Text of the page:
A Dynamic Enterprise

This article is an extract from the Summer Edition of MER Magazine published in May 2019. You can read the full article as well as other articles from MER for free by visiting digital.mailandexpressreview.com.

Misko Kancko, Director of Global Strategy at Canada Post, explains how the company has invested in new fleet to tackle Canada’s treacherous winters and how it is transforming to keep pace with its customer’s needs.

The devices in our hip pockets now do in milliseconds what couriers on foot, riders on horseback and mailbags on steam trains or ships took days to do. Today, transactions, Information and insights are near-instantaneous.

But for postal operators, speed is far from the only impact of today’s technology. Digital is also expanding shoppers’ horizons and raising consumers’ expectations. It is a powerful force driving the Globalisation of All Things – including retail. Without leaving home, anyone with disposable income can now shop for anything from anywhere. The world is their store – and posts are their shippers.

Decades ago, posts were rather sedately moving envelopes from A to B. Today they are dynamic enterprises also moving parcels and packages amid a whirlwind of technological, strategic and structural change. The postal world is in the midst of a revolution of sorts – no less than in the 1970s, when global couriers FedEx, DHL and UPS rose to prominence with the delivery of tracked packages. In one form or another, most posts’ strategic conversations are about competing to seize the opportunities in e-commerce while managing lettermail’s decline.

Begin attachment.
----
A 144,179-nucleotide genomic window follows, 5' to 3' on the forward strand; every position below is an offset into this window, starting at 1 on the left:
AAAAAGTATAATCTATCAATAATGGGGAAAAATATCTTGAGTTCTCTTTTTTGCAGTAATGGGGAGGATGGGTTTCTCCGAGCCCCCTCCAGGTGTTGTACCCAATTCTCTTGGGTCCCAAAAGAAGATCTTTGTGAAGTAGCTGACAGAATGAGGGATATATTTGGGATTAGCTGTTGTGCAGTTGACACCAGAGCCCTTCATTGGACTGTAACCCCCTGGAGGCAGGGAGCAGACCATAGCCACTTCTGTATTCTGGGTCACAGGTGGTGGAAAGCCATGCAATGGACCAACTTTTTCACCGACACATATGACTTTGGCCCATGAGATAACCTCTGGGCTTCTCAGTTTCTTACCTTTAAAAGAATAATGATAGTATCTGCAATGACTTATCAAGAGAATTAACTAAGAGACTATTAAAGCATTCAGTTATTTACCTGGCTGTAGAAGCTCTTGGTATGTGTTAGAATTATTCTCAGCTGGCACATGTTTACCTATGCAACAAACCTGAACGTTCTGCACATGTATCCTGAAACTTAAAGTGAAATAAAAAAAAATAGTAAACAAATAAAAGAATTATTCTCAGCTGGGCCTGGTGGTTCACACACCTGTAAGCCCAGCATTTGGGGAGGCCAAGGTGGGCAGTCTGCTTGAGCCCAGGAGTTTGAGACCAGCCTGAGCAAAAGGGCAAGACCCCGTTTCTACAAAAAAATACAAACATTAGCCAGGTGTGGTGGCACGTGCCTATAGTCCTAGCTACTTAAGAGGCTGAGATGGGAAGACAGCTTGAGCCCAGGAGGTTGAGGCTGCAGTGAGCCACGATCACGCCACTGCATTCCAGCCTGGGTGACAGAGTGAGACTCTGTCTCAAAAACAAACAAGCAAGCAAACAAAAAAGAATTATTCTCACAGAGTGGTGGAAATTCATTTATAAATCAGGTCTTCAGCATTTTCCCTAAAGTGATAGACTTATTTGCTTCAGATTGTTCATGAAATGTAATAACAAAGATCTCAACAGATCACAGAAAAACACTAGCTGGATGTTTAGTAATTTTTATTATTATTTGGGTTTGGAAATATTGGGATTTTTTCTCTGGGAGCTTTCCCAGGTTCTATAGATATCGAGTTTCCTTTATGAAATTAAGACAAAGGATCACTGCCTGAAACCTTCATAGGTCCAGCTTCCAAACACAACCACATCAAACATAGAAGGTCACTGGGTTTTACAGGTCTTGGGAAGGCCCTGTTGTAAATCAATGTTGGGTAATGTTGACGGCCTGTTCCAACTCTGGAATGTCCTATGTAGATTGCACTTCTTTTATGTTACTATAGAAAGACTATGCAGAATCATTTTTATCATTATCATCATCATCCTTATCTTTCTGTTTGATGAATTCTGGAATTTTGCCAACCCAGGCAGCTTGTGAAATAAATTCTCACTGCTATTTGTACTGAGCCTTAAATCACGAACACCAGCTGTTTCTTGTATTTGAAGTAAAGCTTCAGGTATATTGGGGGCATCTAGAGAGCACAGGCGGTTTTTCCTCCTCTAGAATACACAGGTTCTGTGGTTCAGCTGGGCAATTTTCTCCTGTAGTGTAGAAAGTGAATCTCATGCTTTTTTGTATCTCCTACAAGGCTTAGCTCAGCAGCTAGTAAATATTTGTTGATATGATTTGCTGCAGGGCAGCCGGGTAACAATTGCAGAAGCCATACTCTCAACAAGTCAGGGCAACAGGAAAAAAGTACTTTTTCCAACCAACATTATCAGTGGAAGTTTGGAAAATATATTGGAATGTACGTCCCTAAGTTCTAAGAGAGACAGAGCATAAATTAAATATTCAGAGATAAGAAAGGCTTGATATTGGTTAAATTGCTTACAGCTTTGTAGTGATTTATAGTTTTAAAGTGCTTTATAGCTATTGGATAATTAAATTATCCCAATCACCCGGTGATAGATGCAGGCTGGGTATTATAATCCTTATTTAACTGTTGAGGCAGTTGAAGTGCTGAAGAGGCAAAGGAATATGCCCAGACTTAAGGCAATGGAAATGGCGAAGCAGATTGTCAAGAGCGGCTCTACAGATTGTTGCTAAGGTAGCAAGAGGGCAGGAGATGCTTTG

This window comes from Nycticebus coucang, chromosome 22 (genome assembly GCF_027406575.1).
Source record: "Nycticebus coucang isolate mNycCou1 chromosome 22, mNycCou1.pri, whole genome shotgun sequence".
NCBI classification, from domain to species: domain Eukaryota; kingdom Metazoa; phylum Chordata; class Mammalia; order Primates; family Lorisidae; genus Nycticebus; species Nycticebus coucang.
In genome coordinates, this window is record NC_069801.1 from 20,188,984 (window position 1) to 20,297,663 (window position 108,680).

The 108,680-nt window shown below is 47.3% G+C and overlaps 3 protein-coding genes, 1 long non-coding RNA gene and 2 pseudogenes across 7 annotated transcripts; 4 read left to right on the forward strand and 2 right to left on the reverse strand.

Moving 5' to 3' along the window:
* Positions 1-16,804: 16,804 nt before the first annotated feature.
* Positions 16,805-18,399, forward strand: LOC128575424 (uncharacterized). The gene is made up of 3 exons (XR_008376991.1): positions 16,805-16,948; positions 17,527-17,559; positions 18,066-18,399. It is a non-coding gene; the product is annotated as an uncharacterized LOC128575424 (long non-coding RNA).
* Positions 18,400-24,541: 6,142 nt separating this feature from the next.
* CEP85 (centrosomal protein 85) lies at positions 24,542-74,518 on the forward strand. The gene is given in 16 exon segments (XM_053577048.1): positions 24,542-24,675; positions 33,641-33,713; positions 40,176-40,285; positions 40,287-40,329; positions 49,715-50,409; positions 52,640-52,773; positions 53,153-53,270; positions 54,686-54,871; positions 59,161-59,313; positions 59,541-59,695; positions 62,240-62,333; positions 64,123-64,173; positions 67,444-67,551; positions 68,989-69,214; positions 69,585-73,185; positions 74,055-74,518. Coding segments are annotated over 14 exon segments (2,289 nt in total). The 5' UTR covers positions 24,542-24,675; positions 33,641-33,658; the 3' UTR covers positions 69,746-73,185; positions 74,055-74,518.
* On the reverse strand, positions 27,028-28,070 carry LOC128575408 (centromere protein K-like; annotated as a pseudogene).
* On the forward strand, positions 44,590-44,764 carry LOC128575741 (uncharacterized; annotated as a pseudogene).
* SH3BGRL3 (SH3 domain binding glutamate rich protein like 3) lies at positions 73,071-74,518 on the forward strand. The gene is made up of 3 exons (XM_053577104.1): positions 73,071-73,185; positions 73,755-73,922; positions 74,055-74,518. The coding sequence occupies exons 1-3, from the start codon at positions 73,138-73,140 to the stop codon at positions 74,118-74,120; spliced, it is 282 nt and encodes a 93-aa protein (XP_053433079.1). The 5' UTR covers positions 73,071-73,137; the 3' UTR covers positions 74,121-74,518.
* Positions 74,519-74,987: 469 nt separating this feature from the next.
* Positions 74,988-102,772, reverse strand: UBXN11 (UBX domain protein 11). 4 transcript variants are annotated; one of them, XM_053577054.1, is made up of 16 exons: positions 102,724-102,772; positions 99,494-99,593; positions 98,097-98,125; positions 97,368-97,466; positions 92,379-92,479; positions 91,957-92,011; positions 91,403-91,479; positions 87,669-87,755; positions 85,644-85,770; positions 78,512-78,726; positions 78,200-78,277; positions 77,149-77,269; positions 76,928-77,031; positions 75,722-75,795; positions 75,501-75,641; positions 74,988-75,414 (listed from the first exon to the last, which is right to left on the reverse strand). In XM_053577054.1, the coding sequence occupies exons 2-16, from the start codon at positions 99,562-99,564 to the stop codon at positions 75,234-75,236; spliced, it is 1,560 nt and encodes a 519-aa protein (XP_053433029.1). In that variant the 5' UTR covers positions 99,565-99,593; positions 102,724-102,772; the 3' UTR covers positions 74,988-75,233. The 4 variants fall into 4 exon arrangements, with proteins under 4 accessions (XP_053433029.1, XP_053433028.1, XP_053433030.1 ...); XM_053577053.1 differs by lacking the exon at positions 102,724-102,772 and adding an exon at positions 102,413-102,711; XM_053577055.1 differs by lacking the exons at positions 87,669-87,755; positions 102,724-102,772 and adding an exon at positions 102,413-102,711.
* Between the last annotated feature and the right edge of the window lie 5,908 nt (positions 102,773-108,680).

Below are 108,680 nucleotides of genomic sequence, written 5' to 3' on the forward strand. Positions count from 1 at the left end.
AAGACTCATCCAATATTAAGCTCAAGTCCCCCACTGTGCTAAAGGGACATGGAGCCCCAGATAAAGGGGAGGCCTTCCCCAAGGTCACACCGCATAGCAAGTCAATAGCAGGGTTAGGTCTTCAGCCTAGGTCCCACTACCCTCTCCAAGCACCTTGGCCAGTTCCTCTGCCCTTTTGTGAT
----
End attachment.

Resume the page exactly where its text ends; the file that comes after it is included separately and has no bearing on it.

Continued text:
Canada Post is no different.

In this changing world, Canadians’ tastes, shopping behaviours and expectations for a superior customer experience are evolving rapidly. Canada Post has changed to keep pace with their changing needs – and done so well. Since adopting e-commerce as the anchor of its growth strategy in 2011, it has become the country’s No. 1 parcel delivery company.

The growth in online shopping is still galloping along at double-digit annual growth rates; volumes are forecasted to double within a few years. The challenges of such growth are already acute in the peak-volume weeks leading up to Christmas. Canadians are also becoming increasingly savvy online shoppers. For both these overarching reasons, Canada Post must invest to manage growth and to continue to meet consumers’ expectations.

It is not waiting to act. In response to large volume increases in small packets, Canada Post recently installed new packet sortation equipment in Vancouver and Toronto – two of our three major induction points for domestic and international services. These machines offer a greater depth of sort and higher processing capacity; it’s like creating more room in our buildings while helping to achieve delivery that meets service standards. Expanding capacity at these sites has been a game-changer. Montreal – the third major induction point – will be next to get a new packet sorter.

Looking ahead, Canada Post plans to invest $2.3 billion CAD over the next 10 years on its infrastructure. A major focus of this expenditure is to expand parcel sortation capacity with targeted investments in our largest hubs and markets, as well as some secondary hubs and markets. As a result, capacity and service performance will improve throughout the entire network.

This article is an extract from the Summer Edition of MER Magazine published in May 2019. You can read the full article as well as other articles from MER for free by visiting digital.mailandexpressreview.com.

Source: Post and Parcel

A Dynamic Enterprise

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